Part or all of this entry has been imported from the 1913 edition of Webster’s Dictionary, which is now free of copyright and hence in the public domain. The imported definitions may be significantly out of date, and any more recent senses may be completely missing.
(See the entry for sufficient in Webster’s Revised Unabridged Dictionary, G. & C. Merriam, 1913.)
- suff. (abbreviation)
- Equal to the end proposed; adequate to what is needed; enough
- Possessing adequate talents or accomplishments; of competent power or ability; qualified; fit.
- 1842, Nathanael Emmons & Jacob Ide, Social and civil duties, page 456:
- They felt sufficient to maintain their present prosperity and independence.
- 1983, John MacArthur, Spiritual Gifts, →ISBN, page 98:
- I have never yet felt adequate. I have never yet felt sufficient.
- A two-week training course is sufficient to get a job in the coach-driving profession.
- (archaic) Capable of meeting obligations; responsible.
- (obsolete) Having enough money to meet obligations and live comfortably.
- 1766, Bulstrode Whitlocke & Charles Morton, Whitelockes Notes Uppon The Kings Writt For Choosing Members Of Parlement:
- I shall in this place only mention that qualification by wealth; the rather, being applyed to the deputies of towns and citties, where they use to say of a rich man, he is a very sufficient man : and the other sufficiencies and qualifications are mentioned on other occasions.
- 1816, Thomas Bayly Howell & Thomas Jones Howell, A Complete Collection of State Trials and Proceedings for High Treason and Other Crimes and Misdemeanors from the Earliest Period to the Year 1783:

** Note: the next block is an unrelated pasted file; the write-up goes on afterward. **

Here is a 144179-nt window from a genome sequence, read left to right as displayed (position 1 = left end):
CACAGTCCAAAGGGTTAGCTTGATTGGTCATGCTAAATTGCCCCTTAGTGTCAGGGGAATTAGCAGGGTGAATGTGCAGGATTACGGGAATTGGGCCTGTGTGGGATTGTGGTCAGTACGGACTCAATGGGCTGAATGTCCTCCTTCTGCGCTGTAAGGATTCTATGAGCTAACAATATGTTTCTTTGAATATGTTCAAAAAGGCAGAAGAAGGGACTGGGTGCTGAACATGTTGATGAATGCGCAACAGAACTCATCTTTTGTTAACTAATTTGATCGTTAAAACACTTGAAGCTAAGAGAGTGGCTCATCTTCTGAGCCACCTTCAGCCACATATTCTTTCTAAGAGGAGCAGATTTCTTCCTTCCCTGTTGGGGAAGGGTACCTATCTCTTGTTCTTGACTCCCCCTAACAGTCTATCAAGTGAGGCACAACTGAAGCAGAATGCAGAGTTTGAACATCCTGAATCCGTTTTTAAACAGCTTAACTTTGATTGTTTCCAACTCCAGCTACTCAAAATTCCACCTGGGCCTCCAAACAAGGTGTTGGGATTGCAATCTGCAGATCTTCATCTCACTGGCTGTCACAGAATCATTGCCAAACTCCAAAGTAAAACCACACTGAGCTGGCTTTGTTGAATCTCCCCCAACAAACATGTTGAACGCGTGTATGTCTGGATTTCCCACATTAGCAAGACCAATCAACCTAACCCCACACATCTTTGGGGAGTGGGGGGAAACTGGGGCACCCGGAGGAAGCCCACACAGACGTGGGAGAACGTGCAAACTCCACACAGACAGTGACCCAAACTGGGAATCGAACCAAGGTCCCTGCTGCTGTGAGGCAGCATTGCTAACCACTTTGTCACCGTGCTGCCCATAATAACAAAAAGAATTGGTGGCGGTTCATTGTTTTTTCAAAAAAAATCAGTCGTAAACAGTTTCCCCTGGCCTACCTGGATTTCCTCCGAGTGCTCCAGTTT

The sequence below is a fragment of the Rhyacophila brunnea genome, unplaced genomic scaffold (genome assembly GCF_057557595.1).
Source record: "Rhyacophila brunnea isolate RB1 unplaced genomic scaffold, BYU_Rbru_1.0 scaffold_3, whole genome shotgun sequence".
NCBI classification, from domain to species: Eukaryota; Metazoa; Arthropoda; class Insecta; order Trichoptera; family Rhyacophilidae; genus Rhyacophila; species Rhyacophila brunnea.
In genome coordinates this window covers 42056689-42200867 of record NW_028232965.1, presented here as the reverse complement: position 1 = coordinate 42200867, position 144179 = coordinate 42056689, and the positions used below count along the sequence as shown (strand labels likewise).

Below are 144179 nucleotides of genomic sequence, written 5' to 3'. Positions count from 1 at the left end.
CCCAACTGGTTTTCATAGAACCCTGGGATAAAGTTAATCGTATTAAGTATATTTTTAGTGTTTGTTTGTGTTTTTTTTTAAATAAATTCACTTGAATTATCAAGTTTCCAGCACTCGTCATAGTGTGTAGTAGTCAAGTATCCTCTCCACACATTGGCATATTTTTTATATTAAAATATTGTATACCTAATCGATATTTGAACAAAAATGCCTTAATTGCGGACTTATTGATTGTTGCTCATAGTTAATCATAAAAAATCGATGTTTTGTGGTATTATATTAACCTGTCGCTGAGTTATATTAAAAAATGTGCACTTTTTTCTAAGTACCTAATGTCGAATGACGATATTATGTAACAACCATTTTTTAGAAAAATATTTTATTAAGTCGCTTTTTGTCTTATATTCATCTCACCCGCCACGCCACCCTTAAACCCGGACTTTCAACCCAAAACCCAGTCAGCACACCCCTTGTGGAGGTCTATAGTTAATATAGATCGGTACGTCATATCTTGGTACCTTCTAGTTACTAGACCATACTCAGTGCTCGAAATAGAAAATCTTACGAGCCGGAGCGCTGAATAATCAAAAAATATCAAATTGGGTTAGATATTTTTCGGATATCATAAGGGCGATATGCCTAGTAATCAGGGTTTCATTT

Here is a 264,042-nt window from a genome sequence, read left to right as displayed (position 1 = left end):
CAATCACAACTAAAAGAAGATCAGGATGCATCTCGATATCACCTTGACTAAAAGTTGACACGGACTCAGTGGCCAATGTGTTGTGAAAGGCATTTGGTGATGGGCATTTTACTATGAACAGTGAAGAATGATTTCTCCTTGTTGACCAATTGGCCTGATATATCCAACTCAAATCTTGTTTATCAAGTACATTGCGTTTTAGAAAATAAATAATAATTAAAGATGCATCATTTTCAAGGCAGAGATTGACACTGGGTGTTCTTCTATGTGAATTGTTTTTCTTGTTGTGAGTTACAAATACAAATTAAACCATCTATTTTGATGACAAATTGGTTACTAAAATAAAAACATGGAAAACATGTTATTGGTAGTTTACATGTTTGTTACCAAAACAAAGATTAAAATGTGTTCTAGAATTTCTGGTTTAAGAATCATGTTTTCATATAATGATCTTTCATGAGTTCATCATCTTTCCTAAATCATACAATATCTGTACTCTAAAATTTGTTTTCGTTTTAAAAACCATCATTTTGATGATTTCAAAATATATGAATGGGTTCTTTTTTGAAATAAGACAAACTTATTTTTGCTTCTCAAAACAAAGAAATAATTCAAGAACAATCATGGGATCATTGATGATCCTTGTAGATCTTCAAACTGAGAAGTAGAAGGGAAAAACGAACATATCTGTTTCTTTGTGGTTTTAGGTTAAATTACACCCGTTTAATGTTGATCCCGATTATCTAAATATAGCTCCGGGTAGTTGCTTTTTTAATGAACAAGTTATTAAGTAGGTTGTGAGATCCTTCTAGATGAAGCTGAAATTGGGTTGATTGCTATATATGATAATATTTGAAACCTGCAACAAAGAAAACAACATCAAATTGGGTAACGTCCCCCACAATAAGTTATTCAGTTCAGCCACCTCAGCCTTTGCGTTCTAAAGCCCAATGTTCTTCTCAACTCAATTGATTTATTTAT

- Some persons have been called, who have proved (it is true) that he was insufficient at that time, and could not pay more than 3 or 4,000l.; but the same witnesses give an account, that his ill circumstances were then known but to four or five persons of his acquaintance, and that by all other people, who had any knowledge of him at that time, he was looked upon to be very sufficient ; he had left off his business upon having raised an estate; he was of good reputation: he lived at Hackne in a house making a good appearance, with good furniture, and a great quanity of plate, till the last, till the time of his being put in prison, which was not till last year, that he surrendered himself in discharge of his bail.
- 1830, Great Britain Parliament House of Commons; Select Committee on the East India Company, Reports from the Select Committee[s] of the House of Commons Appointed to Enquire into the Present State of the Affairs of the East-India Company:
- The second in the Hong, Mowgua, has been a man of large property, but he is of more questionable property now ; I consider him still to be a very sufficient merchant.
- (Can we verify(+) this sense?) self-sufficient; self-satisfied; content.
- 1815, Abigail Abbot Bailey & Ann Taves, Religion and Domestic Violence in Early New England, →ISBN:
- He had felt sufficient to be his own counsellor; and now he felt something of the result of his own counsels.
- 1919, Charles Gray Shaw, The Ground and Goal of Human Life, page 488:
- Man seemed sufficient unto himself; by means of reason, man felt able to describe his own existence; through the principle of rights, he felt sufficient unto the demands which life made upon him.
- 1924, Industrial Management, page 378:
- These men felt sufficient unto themselves.
- The translations below need to be checked and inserted above into the appropriate translation tables, removing any numbers. Numbers do not necessarily match those in definitions. See instructions at Wiktionary:Entry layout#Translations.
- The smallest amount needed.
- Sufficient of us are against this idea that we should stop now.
- sufficient in Webster’s Revised Unabridged Dictionary, G. & C. Merriam, 1913
- sufficient in The Century Dictionary, The Century Co., New York, 1911
- sufficient at OneLook Dictionary Search